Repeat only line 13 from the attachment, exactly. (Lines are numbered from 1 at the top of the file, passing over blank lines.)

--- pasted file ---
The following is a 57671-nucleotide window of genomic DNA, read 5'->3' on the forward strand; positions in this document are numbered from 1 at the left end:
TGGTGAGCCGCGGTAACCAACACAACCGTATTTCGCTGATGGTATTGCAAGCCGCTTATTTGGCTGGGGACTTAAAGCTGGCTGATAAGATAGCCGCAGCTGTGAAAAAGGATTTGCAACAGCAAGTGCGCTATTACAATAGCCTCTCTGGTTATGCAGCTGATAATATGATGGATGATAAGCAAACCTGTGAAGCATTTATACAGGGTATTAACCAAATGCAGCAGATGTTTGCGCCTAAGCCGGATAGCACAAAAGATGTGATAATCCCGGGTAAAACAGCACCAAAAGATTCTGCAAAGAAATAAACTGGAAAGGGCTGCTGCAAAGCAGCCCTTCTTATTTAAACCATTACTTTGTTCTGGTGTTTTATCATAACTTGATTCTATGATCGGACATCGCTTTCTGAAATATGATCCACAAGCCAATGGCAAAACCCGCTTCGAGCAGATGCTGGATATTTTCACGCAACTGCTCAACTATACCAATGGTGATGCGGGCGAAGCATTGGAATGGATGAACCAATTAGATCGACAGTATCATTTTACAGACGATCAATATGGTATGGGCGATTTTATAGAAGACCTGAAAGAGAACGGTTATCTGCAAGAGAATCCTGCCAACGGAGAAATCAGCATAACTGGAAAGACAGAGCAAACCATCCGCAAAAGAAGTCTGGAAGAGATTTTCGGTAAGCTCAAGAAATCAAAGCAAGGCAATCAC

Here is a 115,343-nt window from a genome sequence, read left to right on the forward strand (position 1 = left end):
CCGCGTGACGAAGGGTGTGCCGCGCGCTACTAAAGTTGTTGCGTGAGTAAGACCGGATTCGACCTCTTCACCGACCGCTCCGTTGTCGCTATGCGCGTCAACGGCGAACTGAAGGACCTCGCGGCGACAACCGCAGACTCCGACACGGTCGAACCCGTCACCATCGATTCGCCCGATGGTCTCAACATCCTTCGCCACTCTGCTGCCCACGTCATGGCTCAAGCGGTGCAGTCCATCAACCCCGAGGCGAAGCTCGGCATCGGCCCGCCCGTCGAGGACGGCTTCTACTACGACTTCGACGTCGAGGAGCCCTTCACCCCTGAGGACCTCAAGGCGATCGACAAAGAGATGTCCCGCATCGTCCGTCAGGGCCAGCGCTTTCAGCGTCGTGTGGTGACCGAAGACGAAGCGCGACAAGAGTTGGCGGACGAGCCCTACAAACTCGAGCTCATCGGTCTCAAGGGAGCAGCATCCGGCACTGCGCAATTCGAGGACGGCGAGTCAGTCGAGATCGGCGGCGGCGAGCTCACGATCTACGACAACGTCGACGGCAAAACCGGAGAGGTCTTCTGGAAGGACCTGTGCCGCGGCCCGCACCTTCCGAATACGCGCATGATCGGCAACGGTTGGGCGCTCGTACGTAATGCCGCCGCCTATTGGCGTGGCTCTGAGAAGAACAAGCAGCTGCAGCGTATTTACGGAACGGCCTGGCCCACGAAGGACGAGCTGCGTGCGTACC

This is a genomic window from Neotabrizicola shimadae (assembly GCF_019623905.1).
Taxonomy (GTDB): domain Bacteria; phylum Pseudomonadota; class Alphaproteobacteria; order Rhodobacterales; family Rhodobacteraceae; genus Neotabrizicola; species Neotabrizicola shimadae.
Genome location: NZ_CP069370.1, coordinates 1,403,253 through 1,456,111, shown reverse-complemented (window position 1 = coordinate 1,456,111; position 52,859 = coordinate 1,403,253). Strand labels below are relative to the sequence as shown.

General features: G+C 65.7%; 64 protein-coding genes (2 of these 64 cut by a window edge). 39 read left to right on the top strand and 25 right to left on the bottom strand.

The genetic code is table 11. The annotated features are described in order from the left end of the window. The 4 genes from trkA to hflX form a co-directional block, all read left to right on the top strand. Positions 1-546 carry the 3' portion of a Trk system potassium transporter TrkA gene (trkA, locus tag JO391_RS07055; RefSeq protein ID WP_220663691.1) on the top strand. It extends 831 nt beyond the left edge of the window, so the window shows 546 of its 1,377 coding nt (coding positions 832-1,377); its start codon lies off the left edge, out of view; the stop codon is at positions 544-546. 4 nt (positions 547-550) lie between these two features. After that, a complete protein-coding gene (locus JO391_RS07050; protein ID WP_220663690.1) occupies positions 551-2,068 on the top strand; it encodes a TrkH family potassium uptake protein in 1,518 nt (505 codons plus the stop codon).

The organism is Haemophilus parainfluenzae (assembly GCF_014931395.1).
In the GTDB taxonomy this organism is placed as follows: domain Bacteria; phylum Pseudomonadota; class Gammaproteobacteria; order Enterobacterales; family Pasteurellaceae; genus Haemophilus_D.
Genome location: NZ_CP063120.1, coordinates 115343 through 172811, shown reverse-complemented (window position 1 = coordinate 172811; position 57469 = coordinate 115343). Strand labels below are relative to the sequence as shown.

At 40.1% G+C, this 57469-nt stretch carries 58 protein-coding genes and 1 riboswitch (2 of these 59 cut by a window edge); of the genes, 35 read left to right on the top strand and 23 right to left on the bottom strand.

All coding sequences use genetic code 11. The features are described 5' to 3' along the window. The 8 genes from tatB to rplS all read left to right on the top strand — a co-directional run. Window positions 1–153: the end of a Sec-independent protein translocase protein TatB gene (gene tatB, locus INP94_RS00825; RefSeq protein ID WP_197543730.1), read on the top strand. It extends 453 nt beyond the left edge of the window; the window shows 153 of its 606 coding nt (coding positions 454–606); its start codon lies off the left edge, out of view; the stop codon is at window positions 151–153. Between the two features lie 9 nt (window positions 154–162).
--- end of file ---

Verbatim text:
At 40.1% G+C, this 57469-nt stretch carries 58 protein-coding genes and 1 riboswitch (2 of these 59 cut by a window edge); of the genes, 35 read left to right on the top strand and 23 right to left on the bottom strand.